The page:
zenaca today, a British agrochemical company, has recently launched the most widely-acting and versatile fungicide ever developed. Amistar, as it is called, can kill almost any fungal infection on almost any fruit, vegetable or cereal crop without posing a threat to wildlife or the environment.
Its active ingredient, Azoxystrobin, is based on natural anti-fungal chemicals which forest mushrooms such as Oudemansiella mucida secrete to prevent the growth of competing species. Zenaca scientists discovered these chemicals called strobilurins, and the agrochemical industry turned to them as a potential source for new fungicides. The natural chemicals are unstable for agricultural use, so researchers identified parts of the molecules responsible for their fungicidal action. Then they synthesised thousands of similar strobilurins by testing them in the laboratory and greenhouse for their activity, mobility, toxicity and stability.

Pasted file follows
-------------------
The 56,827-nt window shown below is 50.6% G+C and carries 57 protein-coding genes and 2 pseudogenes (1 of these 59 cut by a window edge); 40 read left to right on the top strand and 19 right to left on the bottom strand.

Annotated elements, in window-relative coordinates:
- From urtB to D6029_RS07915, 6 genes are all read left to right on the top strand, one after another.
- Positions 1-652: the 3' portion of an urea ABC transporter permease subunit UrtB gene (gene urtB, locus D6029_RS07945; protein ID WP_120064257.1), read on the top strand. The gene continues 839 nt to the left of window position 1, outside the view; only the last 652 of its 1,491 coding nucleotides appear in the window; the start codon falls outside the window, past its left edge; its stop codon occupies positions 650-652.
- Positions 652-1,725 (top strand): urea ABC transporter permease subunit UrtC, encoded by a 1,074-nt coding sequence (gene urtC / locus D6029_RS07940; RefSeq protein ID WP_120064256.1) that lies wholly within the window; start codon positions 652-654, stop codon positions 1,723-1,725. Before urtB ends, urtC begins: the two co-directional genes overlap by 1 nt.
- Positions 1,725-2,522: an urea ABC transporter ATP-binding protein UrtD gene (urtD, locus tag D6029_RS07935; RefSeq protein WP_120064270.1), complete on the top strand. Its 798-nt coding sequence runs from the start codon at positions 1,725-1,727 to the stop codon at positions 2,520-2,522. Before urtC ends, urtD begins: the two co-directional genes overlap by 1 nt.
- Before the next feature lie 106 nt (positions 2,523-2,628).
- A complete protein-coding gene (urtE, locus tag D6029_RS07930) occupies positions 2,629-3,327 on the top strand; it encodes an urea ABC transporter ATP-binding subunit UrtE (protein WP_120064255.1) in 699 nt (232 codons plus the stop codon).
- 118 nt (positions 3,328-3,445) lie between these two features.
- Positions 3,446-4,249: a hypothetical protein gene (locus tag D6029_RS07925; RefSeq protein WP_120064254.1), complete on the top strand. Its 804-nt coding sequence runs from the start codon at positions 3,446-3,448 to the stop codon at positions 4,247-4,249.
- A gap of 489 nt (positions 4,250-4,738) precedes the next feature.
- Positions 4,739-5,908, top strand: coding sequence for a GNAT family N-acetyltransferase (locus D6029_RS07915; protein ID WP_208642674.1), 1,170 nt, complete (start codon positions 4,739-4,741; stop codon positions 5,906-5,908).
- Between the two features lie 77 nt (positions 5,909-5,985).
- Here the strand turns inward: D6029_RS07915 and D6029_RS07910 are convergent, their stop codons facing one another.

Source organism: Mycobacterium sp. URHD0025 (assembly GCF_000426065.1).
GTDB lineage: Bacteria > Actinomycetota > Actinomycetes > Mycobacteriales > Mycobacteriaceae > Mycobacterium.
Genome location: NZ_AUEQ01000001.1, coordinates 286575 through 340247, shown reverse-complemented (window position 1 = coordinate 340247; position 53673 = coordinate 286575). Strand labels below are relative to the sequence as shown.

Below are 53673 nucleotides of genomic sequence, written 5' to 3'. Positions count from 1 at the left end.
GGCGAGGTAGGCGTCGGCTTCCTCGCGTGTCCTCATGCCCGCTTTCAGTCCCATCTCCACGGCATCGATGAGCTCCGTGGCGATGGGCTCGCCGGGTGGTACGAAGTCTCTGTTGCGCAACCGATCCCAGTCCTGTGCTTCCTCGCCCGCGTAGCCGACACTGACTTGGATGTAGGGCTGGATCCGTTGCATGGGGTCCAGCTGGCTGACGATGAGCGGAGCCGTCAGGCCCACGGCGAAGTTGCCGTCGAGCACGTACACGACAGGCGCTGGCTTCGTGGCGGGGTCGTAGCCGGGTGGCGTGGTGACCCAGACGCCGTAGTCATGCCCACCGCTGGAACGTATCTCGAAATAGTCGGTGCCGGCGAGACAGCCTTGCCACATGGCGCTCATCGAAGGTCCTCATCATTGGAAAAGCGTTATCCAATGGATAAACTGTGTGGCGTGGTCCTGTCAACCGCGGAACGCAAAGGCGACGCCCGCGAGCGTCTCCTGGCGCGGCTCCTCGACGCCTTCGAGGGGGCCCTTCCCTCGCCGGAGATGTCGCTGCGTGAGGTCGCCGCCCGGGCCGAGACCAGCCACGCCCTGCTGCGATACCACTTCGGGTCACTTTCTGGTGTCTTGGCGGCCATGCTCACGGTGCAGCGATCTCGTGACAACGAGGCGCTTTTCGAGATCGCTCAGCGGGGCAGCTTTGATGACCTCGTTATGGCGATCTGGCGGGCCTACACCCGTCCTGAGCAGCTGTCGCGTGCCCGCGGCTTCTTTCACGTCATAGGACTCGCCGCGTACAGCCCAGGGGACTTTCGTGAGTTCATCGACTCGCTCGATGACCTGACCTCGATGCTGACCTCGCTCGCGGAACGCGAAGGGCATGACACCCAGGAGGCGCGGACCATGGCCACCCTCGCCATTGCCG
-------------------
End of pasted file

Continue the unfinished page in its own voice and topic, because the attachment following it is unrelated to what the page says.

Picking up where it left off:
The strobilurins have a novel biochemical mode of action, which makes them effective against fungi that have developed resistance to other fungicides. They work by penetrating the cell wall and attacking the mitochondria, the cell's energy generators; deprived of energy, the fungal cells die.
Field trials of Amistar have been carried out on 60 crops. Commercially important targets include rice, banana, vines, peanuts, and a wide range of vegetables. According to Zenaca, the trials indicated that Amistar is the only commercial fungicide that has a high level of activity against fungal groups that attack crops. The company is trying to get Amistar approved in all the important markets in the world.
The Amistar pilot plant is in Grangemouth, Scotland. The fungicide has been submitted to 30 regulatory authorities. Germany was the first to approve it, followed by the uk and the us.